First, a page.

For Written Answer on : 10/11/2022
Question Number(s): 235 Question Reference(s): 55955/22
Department: Housing, Local Government and Heritage
Asked by: David Stanton T.D.
To ask the Minister for Housing; Local Government and Heritage if has considered making legislative changes to allow certain holiday homes to be used as full-time residences; and if he will make a statement on the matter.
Under the Planning and Development Act, 2000, as amended (the Act), all development, unless specifically exempted under the Act or associated Regulations, requires planning permission.
In some cases, when the initial planning permission for a holiday home is sought, planning authorities have additionally specified by way of planning condition (such as an occupancy clause) that such holiday homes cannot be used for permanent residential purposes. It is considered that a change of use of a holiday home to a place of permanent residence would be a material change of use requiring planning permission. The carrying out of a material change of use from holiday home to a place of permanent residence without obtaining planning permission could be considered unauthorised development and subject to enforcement proceedings by the relevant planning authority under planning legislation.
If the owner of a holiday home proposes that the premises be used as place of permanent residence, they may lodge a planning application to the relevant planning authority for a change of use from holiday home to residential use. It is a matter for the planning authority to decide such applications on a case by case basis. When considering an application for planning permission for residential development or change of use, the planning authority is required to consider the local housing needs requirements policy as set out in the authority’s Development Plan.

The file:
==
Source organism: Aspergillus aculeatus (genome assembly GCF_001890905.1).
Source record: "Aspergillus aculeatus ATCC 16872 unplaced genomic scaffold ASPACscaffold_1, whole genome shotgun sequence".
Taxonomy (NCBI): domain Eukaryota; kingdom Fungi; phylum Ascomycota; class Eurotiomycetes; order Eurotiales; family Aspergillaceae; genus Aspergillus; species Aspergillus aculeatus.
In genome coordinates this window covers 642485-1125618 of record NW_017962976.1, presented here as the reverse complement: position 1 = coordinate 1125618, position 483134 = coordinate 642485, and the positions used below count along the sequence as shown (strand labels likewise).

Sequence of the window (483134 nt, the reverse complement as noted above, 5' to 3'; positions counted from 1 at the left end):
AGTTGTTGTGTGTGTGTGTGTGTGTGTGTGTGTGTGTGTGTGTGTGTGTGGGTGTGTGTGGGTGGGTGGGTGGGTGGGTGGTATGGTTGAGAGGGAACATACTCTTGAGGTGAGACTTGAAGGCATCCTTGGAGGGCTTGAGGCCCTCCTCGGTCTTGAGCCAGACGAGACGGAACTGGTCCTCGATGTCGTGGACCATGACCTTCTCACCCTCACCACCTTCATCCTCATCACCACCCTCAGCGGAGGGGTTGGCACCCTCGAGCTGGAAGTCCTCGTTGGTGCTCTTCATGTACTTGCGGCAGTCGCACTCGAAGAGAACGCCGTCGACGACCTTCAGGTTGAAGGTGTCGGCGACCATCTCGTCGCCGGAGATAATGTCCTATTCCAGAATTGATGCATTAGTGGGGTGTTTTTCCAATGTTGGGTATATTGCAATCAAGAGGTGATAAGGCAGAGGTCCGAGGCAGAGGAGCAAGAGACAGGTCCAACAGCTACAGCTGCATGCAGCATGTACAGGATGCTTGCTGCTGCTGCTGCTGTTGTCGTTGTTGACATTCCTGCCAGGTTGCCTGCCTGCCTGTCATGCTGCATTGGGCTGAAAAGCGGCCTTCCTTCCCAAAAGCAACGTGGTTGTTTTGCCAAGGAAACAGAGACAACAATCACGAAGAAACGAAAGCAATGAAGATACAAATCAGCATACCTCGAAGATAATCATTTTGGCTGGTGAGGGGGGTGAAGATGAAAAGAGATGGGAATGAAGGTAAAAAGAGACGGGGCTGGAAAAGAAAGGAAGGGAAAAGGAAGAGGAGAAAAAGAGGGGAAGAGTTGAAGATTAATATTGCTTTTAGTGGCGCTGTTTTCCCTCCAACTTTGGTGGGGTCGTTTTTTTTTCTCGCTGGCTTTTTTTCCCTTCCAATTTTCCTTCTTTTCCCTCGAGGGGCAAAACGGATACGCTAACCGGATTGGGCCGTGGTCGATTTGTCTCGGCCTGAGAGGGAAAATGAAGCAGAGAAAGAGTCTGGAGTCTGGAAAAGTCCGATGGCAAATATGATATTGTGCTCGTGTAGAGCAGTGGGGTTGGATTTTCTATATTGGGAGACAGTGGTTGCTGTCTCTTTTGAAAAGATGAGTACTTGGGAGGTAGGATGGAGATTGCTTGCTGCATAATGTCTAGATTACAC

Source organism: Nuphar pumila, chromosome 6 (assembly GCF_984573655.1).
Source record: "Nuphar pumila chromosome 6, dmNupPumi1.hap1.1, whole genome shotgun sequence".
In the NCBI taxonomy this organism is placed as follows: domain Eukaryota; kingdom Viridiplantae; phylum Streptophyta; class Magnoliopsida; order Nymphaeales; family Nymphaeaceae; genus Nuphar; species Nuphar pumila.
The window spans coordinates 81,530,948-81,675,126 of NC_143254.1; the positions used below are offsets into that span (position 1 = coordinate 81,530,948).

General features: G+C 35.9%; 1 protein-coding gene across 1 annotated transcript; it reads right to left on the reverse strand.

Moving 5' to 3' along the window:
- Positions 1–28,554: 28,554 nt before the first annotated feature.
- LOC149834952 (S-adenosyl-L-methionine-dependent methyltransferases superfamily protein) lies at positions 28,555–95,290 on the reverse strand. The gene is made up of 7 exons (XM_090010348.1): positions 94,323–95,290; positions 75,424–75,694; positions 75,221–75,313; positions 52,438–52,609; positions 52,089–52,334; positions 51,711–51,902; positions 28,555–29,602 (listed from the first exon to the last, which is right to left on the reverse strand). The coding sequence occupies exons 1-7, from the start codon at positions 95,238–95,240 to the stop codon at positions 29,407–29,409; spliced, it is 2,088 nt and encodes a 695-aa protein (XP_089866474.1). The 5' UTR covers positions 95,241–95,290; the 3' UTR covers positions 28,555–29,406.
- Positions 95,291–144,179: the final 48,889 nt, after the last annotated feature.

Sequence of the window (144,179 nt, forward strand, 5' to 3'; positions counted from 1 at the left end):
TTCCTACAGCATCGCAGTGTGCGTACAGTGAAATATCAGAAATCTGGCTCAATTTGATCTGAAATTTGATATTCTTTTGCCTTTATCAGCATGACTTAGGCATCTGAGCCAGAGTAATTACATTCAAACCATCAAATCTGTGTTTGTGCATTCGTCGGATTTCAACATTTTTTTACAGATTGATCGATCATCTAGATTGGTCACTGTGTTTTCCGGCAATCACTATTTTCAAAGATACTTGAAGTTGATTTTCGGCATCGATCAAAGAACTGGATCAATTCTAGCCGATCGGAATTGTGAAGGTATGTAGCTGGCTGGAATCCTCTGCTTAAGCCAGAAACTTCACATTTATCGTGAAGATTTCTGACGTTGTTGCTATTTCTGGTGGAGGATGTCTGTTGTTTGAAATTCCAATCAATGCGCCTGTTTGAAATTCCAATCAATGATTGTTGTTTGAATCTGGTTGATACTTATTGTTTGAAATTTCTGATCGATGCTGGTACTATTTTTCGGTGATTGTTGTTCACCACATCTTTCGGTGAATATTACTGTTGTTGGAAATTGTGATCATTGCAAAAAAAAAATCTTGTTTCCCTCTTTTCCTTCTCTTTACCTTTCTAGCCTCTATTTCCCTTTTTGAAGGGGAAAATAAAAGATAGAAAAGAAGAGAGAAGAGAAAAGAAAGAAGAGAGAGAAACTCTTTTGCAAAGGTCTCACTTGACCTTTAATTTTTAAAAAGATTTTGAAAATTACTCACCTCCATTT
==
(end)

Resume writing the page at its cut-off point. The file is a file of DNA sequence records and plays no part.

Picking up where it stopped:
It should be noted that holiday homes are often located in more remote areas and/or may be on land which is specially zoned for such development in the Development Plan and/or Local Area Plan, e.g. a “resort” zoning, and which therefore may not be suitable for permanent residential development. Different design layouts and standards may also be applied to holiday homes than to permanent residential development and the planning authority’s policies on rural housing may also apply differently to holiday homes than to permanent residential development, all of which the planning authority would have to consider when making a decision on a change of use application. Consequently, a proposal to change a holiday home to permanent residential housing could be found to be contrary to the principles of proper planning and sustainable development of the area in question.
I have no plans to amend the existing provisions in this regard at this point in time.